Overview of Book
This book is divided into four parts. Here is a brief overview of each part:
Part 1, Seeing the Big Picture Connections First, defines curriculum in terms of rigor, provides the background of this model, connects curriculum design to the “big picture” of standards, assessments, instruction, and data practices, previews the step-by-step design sequence, and introduces end-of-chapter reader assignments.
Part 2, Building the Foundation for Designing Curricular Units, explains the five steps that must first be taken to lay the foundation upon which to build the curricular units of study, and provides explicit guidelines for applying each step.
Part 3, Designing the Curricular Unit of Study—From Start to Finish, gives the “nuts and bolts” directions for designing a rigorous curricular unit of study, from beginning to end, and concludes with an overview of how to implement the unit in the classroom or instructional program. Formatively assessing students along the way, educators analyze resulting student data to diagnose student learning needs and then adjust ongoing instruction accordingly.
Part 4, Organizing, Monitoring, and Sustaining Implementation Efforts, addresses the role of administrators in beginning and continuing the work of implementation. These final three chapters provide first-person narra - tives and advice to administrators from administrators who have personally led the implementation and sustainability efforts of curriculum redesign and related practices within their own school systems.
I have endeavored to pull together all of the elements necessary for designing a rigorous curriculum, to position these elements in a sequential order, and to provide a step-by-step approach for constructing each one. My hope is that this road map will not only “show you the way” to design your own curriculum, but also allow you the flexibility of customizing it to fit your own purpose and needs.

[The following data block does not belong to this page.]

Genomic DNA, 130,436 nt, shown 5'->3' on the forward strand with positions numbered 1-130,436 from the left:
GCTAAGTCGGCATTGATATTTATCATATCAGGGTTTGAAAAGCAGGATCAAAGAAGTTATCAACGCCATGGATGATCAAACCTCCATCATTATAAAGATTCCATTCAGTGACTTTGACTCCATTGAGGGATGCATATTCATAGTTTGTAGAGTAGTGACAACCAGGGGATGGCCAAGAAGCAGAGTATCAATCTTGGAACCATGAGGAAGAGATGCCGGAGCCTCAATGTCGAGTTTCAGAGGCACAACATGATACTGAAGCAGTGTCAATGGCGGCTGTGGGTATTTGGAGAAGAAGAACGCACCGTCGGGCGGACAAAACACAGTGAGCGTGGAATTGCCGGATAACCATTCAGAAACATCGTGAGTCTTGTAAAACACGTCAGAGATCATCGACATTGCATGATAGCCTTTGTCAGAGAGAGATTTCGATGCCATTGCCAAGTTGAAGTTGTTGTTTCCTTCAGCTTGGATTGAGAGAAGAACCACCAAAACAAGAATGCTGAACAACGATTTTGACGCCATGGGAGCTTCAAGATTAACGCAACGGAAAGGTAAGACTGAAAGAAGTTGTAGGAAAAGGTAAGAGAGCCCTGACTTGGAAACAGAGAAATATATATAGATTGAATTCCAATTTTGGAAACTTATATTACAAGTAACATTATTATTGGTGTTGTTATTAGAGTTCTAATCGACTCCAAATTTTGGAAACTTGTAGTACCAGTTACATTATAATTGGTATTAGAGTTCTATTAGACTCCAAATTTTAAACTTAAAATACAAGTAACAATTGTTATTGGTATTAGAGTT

As with the realization of any lofty vision, it will take a great deal of time, thought, energy, and collaboration to create and revise a single curriculum, let alone multiple curricula. The best advice I can offer is to regard whatever you produce as a continual “work in progress,” to be accomplished over one, two, or three years, or even longer. As my friend and colleague Robert Kuklis points out, curriculum designers “shape and modify the process as they move through it. It is important that they know this is not a rigid, prescriptive procedure, but rather an opportunity for learning, adapting, and improving. This preserves fidelity to the process, encourages flexibility, and promotes local ownership.”
Whenever people’s spirits need lifting because the work seems so demanding, remind everyone that it is a process, not a one-time event. You are creating something truly significant—a comprehensive body of work that is going to serve your educators, students, and parents for years to come!